St Mawes Castle Day.

Thursday June 21st: Happy Solstice Day!

For the last two mornings we had woken to grey skies and rather bleak weather so it was with some joy we woke to see the sun shining for the Summer Solstice. Mark’s snoring had me awake even earlier than usual and so it looks like I will be in for a very long day indeed!

It was chilly outside though with a cool breeze and more like a day that at home we’d refer to as a ‘lovely winter’s day’ however, it is meant to be summer here. We rugged up and set back out to the beach district for our walk with a coffee stop in the Old Town, not too far from home.

 

 

 

Our plan for the afternoon was to catch a ferry out to St Mawes and visit St Mawes Castle. This will be the last of many castles visited on this trip. When we did a trip through Europe with the kids back in 2007 they referred to it as the ABC tour…Another Bloody Cathedral! I’ve thought of them a lot this trip as I’m sure they’d label this one similarly but as Another Bloody Castle.  So, with them in mind, we set off for the Falmouth to St Mawes ferry terminal. Ferries run every 30 minutes for this short trip (20 min) to St Mawes and we caught the 12.45 pm ferry. St Mawes is a small Cornish fishing village and presents a very pretty picture from the water as you approach by ferry with the ‘ferry terminal’ consisting of just a humble set of stone stairs set into the Breakwater that protects the small harbour.

St Mawes Castle is just a 10 min walk from the Ferry terminal along a single-lane road lined with pretty cottages; many of which looked like old fisherman cottages that have been lovingly restored. There was a beautiful thatched chocolate box style home as well that everyone was photographing, me included.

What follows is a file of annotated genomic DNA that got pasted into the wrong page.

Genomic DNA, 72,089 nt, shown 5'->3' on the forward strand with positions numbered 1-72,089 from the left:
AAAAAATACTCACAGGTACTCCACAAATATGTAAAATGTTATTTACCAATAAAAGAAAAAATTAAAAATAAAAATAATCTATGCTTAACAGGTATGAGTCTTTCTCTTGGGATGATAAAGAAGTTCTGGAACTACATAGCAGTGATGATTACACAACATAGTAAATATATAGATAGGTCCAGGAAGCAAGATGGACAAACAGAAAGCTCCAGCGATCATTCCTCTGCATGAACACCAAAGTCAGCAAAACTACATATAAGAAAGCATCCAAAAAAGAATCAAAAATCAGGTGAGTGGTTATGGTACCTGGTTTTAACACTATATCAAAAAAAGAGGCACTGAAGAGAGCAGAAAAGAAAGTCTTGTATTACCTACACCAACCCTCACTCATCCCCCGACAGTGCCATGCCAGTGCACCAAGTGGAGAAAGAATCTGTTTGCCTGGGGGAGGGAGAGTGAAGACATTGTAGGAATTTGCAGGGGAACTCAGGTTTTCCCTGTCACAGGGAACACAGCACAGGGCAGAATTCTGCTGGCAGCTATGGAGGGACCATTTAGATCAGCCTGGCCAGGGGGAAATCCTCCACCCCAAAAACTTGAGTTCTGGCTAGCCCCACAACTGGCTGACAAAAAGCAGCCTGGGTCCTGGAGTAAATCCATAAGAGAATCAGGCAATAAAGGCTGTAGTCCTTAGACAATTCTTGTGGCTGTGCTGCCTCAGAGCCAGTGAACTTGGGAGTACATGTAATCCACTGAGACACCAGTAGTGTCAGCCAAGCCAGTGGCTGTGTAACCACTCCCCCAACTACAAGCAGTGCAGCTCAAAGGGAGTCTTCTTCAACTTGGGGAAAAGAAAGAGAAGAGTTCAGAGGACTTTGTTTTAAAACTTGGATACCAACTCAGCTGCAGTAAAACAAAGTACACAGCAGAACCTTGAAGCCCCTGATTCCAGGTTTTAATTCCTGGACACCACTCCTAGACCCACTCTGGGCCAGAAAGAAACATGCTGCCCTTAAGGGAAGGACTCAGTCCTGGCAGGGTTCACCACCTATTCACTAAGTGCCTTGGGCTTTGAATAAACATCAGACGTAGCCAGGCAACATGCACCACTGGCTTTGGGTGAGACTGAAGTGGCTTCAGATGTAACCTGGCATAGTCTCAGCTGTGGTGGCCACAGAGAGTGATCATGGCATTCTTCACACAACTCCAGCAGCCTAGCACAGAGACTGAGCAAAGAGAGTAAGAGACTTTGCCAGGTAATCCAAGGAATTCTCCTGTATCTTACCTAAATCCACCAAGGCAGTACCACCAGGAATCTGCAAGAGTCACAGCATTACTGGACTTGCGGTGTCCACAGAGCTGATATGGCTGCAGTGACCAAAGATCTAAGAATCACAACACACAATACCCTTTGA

On arrival to the Castle we asked about audio guides but were advised that they’ve just been discontinued. Apparently, they’d been replaced by improved signs and some other form of audio. However, like with Pendennis Castle, this was not effective and rendered the visit to one of just simple sight-seeing and grabbing a few photos. The Castle was built in the same period as Pendennis, and for the same reason, with the location chosen strategically so as to be across the water from Pendennis and able to support protection against unwanted entry to Fal harbour. Like Pendennis Castle, this one saw service during the English Civil and two World Wars. Our visit was of only about 30 minute duration but the pretty walk to and from the venue added to the experience.

There were a few shops, cafes, pubs and hotels lining the street opposite the harbour and we stopped in at one of these for lunch. Our choice was the first one we came to and that was the St Mawes Hotel. We were lucky to score one of the three first floor balcony tables that offered views over the harbour and had the best lunch so far this trip. There wasn’t too much else to see in St Mawes and so, after a quick stroll along the waterfront, we boarded a ferry to head back to Falmouth.


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